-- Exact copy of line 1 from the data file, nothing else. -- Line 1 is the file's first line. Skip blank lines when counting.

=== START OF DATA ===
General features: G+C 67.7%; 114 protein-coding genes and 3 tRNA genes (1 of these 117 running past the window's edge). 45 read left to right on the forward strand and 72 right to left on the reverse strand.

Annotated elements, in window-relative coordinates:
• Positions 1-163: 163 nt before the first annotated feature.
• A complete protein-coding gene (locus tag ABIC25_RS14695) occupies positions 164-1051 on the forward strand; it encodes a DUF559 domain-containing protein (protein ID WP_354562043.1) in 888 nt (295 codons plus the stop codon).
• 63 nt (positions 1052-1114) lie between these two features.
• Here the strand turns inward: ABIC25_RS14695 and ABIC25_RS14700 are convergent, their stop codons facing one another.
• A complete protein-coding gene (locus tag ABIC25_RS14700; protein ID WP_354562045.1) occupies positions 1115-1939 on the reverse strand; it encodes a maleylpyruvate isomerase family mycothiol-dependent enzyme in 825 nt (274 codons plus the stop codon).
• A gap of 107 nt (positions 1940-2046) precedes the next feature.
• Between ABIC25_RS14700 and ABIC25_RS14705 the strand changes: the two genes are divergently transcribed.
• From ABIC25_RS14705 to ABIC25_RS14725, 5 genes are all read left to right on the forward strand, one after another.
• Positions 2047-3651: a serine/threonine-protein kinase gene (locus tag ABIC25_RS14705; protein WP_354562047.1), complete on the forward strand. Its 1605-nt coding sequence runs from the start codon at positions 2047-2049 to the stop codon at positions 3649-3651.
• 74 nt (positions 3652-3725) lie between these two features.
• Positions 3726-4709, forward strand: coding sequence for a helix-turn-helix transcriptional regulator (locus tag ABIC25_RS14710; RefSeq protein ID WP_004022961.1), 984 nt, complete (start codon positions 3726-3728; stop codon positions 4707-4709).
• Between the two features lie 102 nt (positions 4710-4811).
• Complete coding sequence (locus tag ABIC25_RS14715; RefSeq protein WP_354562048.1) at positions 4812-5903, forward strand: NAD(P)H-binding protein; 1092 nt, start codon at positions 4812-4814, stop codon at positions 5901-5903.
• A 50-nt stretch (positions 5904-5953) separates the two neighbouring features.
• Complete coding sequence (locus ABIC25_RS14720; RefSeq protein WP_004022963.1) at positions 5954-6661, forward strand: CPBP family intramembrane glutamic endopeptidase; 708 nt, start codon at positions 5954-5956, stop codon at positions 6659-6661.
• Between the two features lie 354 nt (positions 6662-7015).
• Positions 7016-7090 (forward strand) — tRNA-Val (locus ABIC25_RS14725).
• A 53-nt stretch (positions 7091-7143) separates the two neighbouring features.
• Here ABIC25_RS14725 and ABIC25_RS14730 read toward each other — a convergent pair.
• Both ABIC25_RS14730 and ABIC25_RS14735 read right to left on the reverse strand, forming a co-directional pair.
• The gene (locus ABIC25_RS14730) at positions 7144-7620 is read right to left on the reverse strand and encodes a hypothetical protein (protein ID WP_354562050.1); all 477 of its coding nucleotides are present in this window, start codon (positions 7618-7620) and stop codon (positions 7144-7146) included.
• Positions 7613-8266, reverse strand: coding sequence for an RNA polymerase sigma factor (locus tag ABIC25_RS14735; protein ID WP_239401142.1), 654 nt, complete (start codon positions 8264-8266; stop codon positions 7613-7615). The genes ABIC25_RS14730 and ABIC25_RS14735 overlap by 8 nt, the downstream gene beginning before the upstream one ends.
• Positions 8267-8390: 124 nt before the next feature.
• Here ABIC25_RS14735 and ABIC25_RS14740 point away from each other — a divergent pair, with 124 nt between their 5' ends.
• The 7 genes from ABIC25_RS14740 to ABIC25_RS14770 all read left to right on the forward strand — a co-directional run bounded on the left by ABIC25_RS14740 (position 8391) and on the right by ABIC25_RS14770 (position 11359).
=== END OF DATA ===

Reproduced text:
General features: G+C 67.7%; 114 protein-coding genes and 3 tRNA genes (1 of these 117 running past the window's edge). 45 read left to right on the forward strand and 72 right to left on the reverse strand.